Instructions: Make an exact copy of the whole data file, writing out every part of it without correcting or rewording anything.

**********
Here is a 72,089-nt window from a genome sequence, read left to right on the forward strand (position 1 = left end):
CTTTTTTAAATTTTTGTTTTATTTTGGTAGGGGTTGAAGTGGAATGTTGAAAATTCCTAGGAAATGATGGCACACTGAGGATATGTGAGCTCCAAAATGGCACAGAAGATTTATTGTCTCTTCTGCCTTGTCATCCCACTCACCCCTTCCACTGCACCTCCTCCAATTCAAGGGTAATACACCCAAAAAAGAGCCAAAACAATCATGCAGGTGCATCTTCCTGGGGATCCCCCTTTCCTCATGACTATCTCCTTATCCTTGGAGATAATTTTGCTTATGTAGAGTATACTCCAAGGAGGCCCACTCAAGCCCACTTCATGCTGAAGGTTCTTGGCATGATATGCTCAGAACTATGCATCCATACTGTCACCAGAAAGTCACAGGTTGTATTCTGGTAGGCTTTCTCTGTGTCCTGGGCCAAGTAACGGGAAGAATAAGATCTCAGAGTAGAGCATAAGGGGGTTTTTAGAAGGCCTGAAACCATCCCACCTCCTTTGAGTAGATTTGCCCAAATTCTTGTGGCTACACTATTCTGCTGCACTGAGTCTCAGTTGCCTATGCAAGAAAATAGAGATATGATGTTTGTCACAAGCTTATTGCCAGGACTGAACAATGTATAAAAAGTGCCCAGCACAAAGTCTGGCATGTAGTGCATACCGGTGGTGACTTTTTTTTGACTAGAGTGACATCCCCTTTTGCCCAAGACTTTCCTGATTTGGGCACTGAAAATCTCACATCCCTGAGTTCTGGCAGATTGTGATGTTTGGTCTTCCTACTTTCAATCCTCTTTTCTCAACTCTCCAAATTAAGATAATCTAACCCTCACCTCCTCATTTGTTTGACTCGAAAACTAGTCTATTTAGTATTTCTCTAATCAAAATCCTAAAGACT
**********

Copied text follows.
Here is a 72,089-nt window from a genome sequence, read left to right on the forward strand (position 1 = left end):
CTTTTTTAAATTTTTGTTTTATTTTGGTAGGGGTTGAAGTGGAATGTTGAAAATTCCTAGGAAATGATGGCACACTGAGGATATGTGAGCTCCAAAATGGCACAGAAGATTTATTGTCTCTTCTGCCTTGTCATCCCACTCACCCCTTCCACTGCACCTCCTCCAATTCAAGGGTAATACACCCAAAAAAGAGCCAAAACAATCATGCAGGTGCATCTTCCTGGGGATCCCCCTTTCCTCATGACTATCTCCTTATCCTTGGAGATAATTTTGCTTATGTAGAGTATACTCCAAGGAGGCCCACTCAAGCCCACTTCATGCTGAAGGTTCTTGGCATGATATGCTCAGAACTATGCATCCATACTGTCACCAGAAAGTCACAGGTTGTATTCTGGTAGGCTTTCTCTGTGTCCTGGGCCAAGTAACGGGAAGAATAAGATCTCAGAGTAGAGCATAAGGGGGTTTTTAGAAGGCCTGAAACCATCCCACCTCCTTTGAGTAGATTTGCCCAAATTCTTGTGGCTACACTATTCTGCTGCACTGAGTCTCAGTTGCCTATGCAAGAAAATAGAGATATGATGTTTGTCACAAGCTTATTGCCAGGACTGAACAATGTATAAAAAGTGCCCAGCACAAAGTCTGGCATGTAGTGCATACCGGTGGTGACTTTTTTTTGACTAGAGTGACATCCCCTTTTGCCCAAGACTTTCCTGATTTGGGCACTGAAAATCTCACATCCCTGAGTTCTGGCAGATTGTGATGTTTGGTCTTCCTACTTTCAATCCTCTTTTCTCAACTCTCCAAATTAAGATAATCTAACCCTCACCTCCTCATTTGTTTGACTCGAAAACTAGTCTATTTAGTATTTCTCTAATCAAAATCCTAAAGACT